I encourage anyone who is interested in learning more about intentional communities to go and visit one or more for the most complete learning experience. Each community has different rules and ideas about guests, visitors and interns. To find out what different communities exist and just what those rules are, you can explore numerous resources. Once you get your hands on the books or that webpage up on your screen, what to do is self-explanatory. It’s helpful to know beforehand what you’re looking for since there are so many communities to choose from. Make a list that answers some of the following kinds of questions so your search can be narrowed and simplified. For example, are you looking locally or do you want to visit one in a different country or different part of this country? Are your dietary preferences important to you (vegetarian, vegan)? Is ecological sustainability important to you or are you just looking for community?
If you’ve heard and read and done all this before and are ready to take a bigger step to create your own community, these resources will also help you out. But here are a few basics to help you on your way:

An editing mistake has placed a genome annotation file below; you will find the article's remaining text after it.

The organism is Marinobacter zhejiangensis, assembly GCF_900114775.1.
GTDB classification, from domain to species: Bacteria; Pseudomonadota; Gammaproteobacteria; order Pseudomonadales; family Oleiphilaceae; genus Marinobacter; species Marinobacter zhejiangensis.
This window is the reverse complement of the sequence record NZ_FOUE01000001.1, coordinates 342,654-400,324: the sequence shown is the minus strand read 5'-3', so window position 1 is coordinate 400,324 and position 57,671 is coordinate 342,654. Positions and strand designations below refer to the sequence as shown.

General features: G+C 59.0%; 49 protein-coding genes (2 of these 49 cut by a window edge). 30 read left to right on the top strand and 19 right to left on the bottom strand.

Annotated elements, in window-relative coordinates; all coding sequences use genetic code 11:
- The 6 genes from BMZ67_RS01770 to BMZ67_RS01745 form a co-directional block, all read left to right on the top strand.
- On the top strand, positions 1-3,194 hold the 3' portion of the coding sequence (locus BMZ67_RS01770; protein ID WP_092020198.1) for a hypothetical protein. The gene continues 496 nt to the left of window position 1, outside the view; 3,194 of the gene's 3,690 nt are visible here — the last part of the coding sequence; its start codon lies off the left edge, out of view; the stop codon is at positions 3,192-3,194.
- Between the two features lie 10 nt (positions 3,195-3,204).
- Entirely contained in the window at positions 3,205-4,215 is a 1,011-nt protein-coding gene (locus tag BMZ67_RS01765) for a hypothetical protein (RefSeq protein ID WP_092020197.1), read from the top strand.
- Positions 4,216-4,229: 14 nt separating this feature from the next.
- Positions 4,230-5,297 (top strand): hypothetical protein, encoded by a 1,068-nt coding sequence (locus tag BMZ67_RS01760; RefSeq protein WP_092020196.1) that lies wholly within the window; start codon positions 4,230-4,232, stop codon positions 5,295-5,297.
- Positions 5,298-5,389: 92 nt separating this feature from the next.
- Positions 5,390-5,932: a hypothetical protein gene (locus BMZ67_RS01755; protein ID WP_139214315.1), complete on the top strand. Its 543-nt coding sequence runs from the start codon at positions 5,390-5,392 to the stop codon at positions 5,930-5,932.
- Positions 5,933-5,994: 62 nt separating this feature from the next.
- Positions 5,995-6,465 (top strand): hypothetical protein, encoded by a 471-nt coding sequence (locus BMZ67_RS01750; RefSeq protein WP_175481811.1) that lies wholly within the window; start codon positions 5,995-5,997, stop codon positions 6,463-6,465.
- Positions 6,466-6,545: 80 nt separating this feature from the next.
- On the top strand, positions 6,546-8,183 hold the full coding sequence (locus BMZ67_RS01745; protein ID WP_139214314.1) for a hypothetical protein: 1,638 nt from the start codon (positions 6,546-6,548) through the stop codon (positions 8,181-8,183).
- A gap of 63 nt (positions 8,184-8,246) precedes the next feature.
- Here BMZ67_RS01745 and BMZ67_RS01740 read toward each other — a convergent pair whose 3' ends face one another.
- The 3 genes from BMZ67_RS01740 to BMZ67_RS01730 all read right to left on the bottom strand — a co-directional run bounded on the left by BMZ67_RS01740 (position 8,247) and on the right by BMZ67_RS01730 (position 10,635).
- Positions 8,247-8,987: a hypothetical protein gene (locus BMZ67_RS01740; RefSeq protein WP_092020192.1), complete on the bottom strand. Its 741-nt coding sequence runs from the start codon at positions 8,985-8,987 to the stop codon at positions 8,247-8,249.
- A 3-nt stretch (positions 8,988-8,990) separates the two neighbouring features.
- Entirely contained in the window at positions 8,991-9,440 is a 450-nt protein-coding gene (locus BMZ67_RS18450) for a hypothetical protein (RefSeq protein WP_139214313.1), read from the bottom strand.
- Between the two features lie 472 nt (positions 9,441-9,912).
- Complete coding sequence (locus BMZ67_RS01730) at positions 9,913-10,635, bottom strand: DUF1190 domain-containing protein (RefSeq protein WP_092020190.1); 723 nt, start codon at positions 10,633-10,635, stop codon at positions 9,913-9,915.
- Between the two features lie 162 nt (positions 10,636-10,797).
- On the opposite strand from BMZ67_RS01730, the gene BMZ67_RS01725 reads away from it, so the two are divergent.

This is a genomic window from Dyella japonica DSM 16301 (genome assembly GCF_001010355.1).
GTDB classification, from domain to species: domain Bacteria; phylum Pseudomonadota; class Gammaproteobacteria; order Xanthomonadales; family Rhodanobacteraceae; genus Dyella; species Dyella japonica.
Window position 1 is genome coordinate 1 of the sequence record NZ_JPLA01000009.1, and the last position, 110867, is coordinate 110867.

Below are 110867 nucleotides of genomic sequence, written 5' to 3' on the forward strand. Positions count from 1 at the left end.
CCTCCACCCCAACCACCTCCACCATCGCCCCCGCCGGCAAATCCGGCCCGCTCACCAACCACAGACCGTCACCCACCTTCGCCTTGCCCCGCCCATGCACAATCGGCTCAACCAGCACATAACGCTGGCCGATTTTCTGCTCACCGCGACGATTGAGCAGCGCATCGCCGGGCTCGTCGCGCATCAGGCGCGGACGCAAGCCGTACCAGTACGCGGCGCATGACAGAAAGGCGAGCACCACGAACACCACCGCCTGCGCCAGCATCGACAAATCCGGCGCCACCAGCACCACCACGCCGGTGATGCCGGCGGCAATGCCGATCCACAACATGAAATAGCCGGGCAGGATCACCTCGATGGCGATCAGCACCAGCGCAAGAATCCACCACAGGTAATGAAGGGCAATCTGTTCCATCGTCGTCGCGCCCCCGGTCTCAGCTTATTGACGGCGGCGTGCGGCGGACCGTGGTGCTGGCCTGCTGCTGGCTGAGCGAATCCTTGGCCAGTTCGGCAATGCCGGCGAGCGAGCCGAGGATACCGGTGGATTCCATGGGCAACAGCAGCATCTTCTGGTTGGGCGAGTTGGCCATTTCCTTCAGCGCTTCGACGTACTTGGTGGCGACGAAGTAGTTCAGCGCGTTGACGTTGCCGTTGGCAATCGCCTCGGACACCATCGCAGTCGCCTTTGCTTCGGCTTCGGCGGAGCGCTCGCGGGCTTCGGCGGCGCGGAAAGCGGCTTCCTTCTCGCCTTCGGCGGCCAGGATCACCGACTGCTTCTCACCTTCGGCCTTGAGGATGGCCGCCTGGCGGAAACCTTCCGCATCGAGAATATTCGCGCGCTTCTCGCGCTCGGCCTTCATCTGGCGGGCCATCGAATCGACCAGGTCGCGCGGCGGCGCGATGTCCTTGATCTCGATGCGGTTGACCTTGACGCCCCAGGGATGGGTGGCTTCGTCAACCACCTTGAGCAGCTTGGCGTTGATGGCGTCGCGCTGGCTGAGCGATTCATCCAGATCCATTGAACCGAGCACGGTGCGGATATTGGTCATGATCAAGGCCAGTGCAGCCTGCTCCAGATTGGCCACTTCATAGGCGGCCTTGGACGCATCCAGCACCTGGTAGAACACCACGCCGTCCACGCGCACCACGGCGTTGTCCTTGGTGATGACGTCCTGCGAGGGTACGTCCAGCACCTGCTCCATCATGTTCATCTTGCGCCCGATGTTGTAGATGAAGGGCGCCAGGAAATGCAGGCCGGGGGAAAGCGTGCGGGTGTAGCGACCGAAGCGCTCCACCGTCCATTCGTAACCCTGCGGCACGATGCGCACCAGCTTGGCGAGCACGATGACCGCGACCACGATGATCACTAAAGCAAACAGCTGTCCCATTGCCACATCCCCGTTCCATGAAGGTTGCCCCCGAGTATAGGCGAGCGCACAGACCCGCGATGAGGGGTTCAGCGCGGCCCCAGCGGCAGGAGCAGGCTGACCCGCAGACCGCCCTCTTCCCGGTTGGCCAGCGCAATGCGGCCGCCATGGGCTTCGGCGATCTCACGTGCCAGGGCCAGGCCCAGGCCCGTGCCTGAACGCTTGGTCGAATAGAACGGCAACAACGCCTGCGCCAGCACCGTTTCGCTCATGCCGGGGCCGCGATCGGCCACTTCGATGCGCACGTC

- Establish your community: Who’s going to create this community with you?
- Decide what type of community you’d like to be: co-housing, co-op living, ecovillage?
- Establish your location: This may mean purchasing land or housing. The Communities Directory provides a more extensive listing on things that are helpful in not only creating a community, but also keeping it surviving.
Now that you’ve made it this far, it’s only fair for me to tell you that there is much more information on this topic. Please pursue the resources in the information box to obtain this information. This article is only the beginning of an infinite topic. I hope this information gives you something to dream about, if you haven’t dreamed about it already.
Eco-Villages in the Midwest:
Camphill Village MN, Inc.
Rt 3 Box 249
Sauk Centre, MN 56378
Fellowship for Intentional Communities
RR1 Box 156
Rutledge, MO 63563
Nishnajida (AKA Teaching Drum Outdoor School)
7124 Military Rd
Three Lakes, WI 54562
River Hayven Ecovillage and Tubing Society
N-9562 County Rd. G
Colfax, WI 54370
The Christine Center for Unitive Spirituality
W. 8291 Mann Rd
Willard, WI 54493
10375 City Hwy. A
Lafarge, WI 54639
Highwind Association Ecovillage
W7136 County Rd. U
Plymouth, WI 53073
Wellspring Community and Retreat/Conference Center
P.O. Box 72
Newburg, WI 53060
S93 W27685 Edgewood Ave.
Mukwonago, WI 53149
Communities Directory 2000; A Guide to Intentional Communities and Cooperative Living, 2000
Ecovillages and Sustainable Communities, Diane and Bob Gilman, 1991